Entries in Self-Checkout (2)


Self-Checkout Technology Reduces Theft

George Doyle/Stoc‚Äčkbyte(NEW YORK) -- While some grocery chains like Big Y and Kroger have done away with self-checkout lanes, other retailers have welcomed them in — but with a bit of added security, thanks to a software program that analyzes store video and tracks theft.

Scan-It-All is a video recognition technology that’s automated to analyze a retail store’s security videos in real time. It works by comparing the number of items a customer has in the cart with the number of items being scanned.

“It can see the customer has five items but has only rung up three of them,” said the program’s creator Malay Kundu, also the founder and CEO of StopLift Checkout Vision Systems. “We just make sure people aren’t stealing.”

When an incident occurs, the program immediately notes the transaction and alerts a store employee.

Kundu, who created Scan-It-All nearly three years ago, said his program was watching thousands of checkout lanes across the U.S. and that he’d seen a sharp increase in retailers demanding his technology.

As retailers are ushering in self-checkout stations to reduce labor costs, he said, they are finding themselves faced with the possibility of increased thefts.

“We do see as much as five times the rate of loss [including theft] at self-checking,” as compared to stations where there are cashiers, he said.

Last week, law enforcement in New Jersey ended a multistate theft ring that led to more than $100,000 in losses at about 70 Home Depot stores from New York to Virginia. The thefts allegedly occurred at self-checkout lanes as the thieves scanned cheap items and bagged the more expensive ones, despite the presence of attendants.

Kundu said that most retailers hired employees to staff self-checkout lanes for customer service purposes.  But if an attendant is helping one customer, he said, that leaves the other customers to ring up their items without being watched.

“It’s one step beyond saying ‘Let’s use the honor code,’” he said of self-checkout. “No one is necessarily watching.”

According to Scan-It-All’s online tally, it has recorded nearly half-a-million cases of scan avoidance — among staffed and self-checkout stations — over the last three years.

Kundu said customers usually managed to avoid scanning by leaving items in carts, weighing items by the pound though they had individual price tags, and by “sweethearting,” in which customers and cashiers don’t scan the item at all.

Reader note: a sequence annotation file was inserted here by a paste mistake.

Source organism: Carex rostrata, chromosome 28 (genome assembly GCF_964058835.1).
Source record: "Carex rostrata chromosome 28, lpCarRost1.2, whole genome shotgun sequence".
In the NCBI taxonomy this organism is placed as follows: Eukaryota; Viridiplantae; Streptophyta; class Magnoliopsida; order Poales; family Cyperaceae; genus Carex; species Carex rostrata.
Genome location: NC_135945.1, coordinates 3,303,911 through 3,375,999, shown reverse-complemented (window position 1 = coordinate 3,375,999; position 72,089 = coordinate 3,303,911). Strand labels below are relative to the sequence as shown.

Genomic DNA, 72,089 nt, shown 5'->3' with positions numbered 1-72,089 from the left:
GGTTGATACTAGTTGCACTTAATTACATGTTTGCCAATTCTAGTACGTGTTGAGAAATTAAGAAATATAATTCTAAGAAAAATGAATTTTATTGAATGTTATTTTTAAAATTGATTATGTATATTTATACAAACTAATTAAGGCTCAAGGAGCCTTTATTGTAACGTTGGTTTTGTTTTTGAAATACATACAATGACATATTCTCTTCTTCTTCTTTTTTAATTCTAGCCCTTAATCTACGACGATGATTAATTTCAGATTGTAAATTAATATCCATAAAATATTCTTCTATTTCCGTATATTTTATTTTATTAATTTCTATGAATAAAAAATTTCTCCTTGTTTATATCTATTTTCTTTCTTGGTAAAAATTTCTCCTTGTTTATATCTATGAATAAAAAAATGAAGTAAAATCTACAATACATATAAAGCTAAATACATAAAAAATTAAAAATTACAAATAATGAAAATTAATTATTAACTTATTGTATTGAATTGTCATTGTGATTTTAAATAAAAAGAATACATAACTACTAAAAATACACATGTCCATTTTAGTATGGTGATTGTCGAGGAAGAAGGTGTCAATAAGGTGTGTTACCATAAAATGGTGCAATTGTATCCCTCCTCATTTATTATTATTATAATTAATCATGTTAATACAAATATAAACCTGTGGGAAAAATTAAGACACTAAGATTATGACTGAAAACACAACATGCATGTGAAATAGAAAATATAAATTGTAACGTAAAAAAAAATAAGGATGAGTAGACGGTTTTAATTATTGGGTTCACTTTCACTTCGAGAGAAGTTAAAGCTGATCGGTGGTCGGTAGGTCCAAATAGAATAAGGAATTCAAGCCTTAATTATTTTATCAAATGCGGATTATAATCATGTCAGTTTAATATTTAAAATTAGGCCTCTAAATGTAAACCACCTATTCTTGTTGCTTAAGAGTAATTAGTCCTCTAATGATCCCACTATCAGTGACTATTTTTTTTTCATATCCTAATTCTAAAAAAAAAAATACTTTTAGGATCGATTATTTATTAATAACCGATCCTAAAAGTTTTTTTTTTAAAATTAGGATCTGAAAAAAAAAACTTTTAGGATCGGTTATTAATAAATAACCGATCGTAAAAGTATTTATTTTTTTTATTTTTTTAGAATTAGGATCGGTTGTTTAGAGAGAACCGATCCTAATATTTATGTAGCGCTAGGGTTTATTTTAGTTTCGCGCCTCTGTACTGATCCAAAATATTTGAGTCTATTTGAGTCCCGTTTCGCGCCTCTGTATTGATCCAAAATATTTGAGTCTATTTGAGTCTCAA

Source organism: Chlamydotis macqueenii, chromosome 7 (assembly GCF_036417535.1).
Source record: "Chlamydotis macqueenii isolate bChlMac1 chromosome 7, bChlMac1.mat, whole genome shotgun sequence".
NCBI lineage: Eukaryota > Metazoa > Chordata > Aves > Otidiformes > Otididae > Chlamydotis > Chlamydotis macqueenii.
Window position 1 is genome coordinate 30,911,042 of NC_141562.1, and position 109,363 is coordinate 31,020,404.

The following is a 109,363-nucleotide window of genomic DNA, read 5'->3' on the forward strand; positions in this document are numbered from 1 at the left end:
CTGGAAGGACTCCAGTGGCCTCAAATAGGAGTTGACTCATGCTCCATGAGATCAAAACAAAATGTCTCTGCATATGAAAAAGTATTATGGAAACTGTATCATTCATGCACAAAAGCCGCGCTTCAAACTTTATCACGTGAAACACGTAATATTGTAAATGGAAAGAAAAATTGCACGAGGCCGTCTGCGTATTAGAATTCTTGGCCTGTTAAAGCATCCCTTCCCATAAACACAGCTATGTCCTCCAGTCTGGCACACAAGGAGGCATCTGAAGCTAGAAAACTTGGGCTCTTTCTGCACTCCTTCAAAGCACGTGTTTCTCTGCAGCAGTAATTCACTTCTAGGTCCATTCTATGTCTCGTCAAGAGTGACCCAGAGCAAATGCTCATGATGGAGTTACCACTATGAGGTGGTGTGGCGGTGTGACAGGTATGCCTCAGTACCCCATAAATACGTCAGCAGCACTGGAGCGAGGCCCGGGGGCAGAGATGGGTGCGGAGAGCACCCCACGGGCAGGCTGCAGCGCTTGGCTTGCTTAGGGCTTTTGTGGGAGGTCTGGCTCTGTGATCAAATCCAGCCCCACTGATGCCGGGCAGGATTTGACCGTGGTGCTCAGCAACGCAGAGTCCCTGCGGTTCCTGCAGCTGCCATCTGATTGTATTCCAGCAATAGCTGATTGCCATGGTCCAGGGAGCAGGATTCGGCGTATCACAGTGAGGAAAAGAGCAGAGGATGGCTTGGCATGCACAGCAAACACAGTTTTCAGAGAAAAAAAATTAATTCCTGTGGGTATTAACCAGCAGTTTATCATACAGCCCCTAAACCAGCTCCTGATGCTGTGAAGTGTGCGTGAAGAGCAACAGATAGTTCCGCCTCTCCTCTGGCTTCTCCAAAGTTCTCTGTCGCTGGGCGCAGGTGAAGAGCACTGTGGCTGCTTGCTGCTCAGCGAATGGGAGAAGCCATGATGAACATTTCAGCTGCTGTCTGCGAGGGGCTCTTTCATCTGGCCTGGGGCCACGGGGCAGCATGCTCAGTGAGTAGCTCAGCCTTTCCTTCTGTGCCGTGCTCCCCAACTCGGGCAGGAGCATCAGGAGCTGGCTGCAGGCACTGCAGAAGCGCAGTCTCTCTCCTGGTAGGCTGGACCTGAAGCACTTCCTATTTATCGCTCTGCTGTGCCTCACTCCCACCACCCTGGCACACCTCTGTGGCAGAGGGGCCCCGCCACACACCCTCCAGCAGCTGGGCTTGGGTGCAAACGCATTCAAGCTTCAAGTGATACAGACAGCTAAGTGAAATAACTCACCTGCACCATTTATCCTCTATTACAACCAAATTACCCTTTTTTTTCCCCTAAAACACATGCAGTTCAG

“It’s not always the really expensive item,” he said. “We see people [stealing] random items just because they can.”

In an email, Home Depot said it could not “get into that level of detail about our security measures” when asked whether it used a program similar to Scan-It-All. But the company said it would not be removing its self-checkout lanes; customers prefer them.

Copyright 2012 ABC News Radio


Supermarket Customers Hit By Debit Card-Skimming Thieves

iStockphoto/Thinkstock(MODESTO, Calif.) -- Thieves who inserted data-skimming devices into card readers at Lucky's supermarket self-checkout counters ripped off as many as 500 of the California chain's customers, officials said.

Lucky's, owned by Save Market Supermarkets, said in a statement that the company has removed tampered credit/debit card readers from 24 stores. The readers have been sent to the Secret Service, which is investigating the scam.

Data-skimming devices inserted into the readers allowed the crooks to steal information like the shoppers' PIN numbers, expiration dates and security codes from the cards wirelessly. Lucky realized something was up, according to its statement, when during a regular review it discovered a reader that "looked suspicious."

Lucky said in its statement that its customer-support team has been fielding up to 2,000 calls a day. It said all the readers that were tampered with were replaced by Nov. 23. The company doesn't know how much money was taken illicitly because of the tampering.

To protect themselves against skimmers, shoppers should consider using credit rather than debit cards, says identity theft expert John Sileo, author of "Stolen Lives, Identity Theft Prevention Made Simple."

"It's much more attractive to a thief to get a debit card, and it's much harder on a victim," Sileo says.

The reason: with a debit card, consumers often have only a couple of days to notify the bank that they were victims of fraud, whereas credit-card companies generally allow 60 to 90 days and do the investigation themselves.

Sileo recommends checking out the reader you are about to use and making sure it looks just like the one in the other aisles--with nothing loose, sticking out and with no sign of a camera attached.

He also suggests setting up debit and credit card alerts via text message or email. "If you're home watching the football game and you just spent $5 in Starbucks, you know you've got a problem," he said.

Self-checkout makes fraud easier, he said. "There's nobody watching. It does make it easier to slip on a skimmer or put in a camera that records people's PIN numbers," he said. But he doesn't think shoppers need to stop using self-checkout. They just need to be vigilant.

Copyright 2011 ABC News Radio

ABC News Radio